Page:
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How to Find Specific Trees Using Satellite Imagery

I’ve always loved spending time in the forest, but ever since graduating from college I’ve lived in large cities. While I still get the chance to explore the woods, this meant that I would spend a lot of time dreaming about the next chance to get away.

To be honest, I’ve spent a lot of time looking at satellite imagery of the forests of my youth. I don’t know exactly what I expected to get out of all that time spent dreaming, but it means I’ve happened to stumble upon a few happy accidents along the way.

All of that brings me to this: there are many, many things that you can do with satellite imagery to make the most out of your time in the woods.

In this post I’m going to lay out everything I know about using satellite images to learn more about your forests. A big part of that is getting to know which kinds of trees live where. Fortunately, with a little luck and some help from some satellite images, we can start to make sense of our time in the woods.

Why You Would Want to Find Trees With Satellite Imagery

I’m sure there will be a few people that think this is all a bit silly. If you’re merely looking to enjoy your local forest by going for a stroll down a path, then I completely agree.

However, if you perhaps have more ambitious plans for your connection to nature, then it can massively pay off if you can get comfortable with a few modern techniques and tools.

Like it or not, we’re living in an entirely unprecedented age when it comes down to access to information. If we’re being honest, there are many downfalls associated with this ever-connected world, and, ironically, those ails are often fixed with a good-old forest bath. In an effort to kill two birds with one stone, let’s find a way to use all of this technology for good and to have it help us spend more time in nature.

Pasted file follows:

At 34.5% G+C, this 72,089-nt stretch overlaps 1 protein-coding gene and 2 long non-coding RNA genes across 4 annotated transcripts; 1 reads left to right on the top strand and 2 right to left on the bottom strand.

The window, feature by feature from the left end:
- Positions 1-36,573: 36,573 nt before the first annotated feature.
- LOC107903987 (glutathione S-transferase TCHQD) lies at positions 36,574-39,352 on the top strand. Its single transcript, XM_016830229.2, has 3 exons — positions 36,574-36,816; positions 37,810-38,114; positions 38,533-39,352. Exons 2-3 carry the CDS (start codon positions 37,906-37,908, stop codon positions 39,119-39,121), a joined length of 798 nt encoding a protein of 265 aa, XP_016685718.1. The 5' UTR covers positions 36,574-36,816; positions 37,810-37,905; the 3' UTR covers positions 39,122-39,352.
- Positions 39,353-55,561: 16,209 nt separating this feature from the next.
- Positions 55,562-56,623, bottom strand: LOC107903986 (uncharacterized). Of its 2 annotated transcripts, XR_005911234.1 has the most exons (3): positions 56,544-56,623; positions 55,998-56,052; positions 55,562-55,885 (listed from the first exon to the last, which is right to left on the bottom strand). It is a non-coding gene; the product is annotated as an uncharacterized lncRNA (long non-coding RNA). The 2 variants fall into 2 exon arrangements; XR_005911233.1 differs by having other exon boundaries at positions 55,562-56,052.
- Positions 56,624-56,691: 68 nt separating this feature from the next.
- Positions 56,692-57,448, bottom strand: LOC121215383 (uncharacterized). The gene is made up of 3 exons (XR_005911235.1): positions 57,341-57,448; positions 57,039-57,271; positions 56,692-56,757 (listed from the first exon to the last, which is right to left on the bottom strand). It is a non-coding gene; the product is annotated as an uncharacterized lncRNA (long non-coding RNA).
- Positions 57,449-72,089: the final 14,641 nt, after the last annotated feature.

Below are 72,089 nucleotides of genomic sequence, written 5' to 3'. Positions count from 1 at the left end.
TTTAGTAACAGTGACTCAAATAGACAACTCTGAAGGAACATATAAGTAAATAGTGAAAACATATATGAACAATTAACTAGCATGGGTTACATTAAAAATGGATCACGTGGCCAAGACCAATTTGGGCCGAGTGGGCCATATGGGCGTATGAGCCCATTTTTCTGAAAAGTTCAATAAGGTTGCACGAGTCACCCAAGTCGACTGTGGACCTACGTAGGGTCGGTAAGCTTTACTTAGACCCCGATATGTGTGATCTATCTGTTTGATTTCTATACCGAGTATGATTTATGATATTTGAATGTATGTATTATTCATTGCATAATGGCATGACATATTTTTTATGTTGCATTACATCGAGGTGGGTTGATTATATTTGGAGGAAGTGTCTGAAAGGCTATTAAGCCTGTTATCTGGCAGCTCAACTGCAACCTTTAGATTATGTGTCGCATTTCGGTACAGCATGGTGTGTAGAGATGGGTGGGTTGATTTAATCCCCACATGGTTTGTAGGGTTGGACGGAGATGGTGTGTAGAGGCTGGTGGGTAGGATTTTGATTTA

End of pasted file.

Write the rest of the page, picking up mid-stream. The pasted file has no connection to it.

So, let’s get to it. Here are some of the things that are possible if we learn how to make the most out of the tremendous resource that is our rich collection of satellite imagery:

  • Identify groves of oak trees in order to find a great spot for gathering acorns
  • Locating swamps with tamarack trees, in order to find plants associated with them
  • Finding a cluster of trees that are unfamiliar to you and then identifying them in the field
  • Observing the fall colors of your nearby woods from space, in order to identify groups of like trees ripe for identification

All of these are a great opportunity to find a way to strengthen your ties and connection to your local forest. Join me as we work to make the forest a little less mysterious with some help from modern technology.

Important Things to Know Before Getting Started

Before we get started and dive into the action steps in the rest of this post, please take a little bit of time to closely read this section. The points covered below will do a lot to make this whole process a lot less confusing, and you really stand to benefit.

The Timing of the Imagery Matters a Lot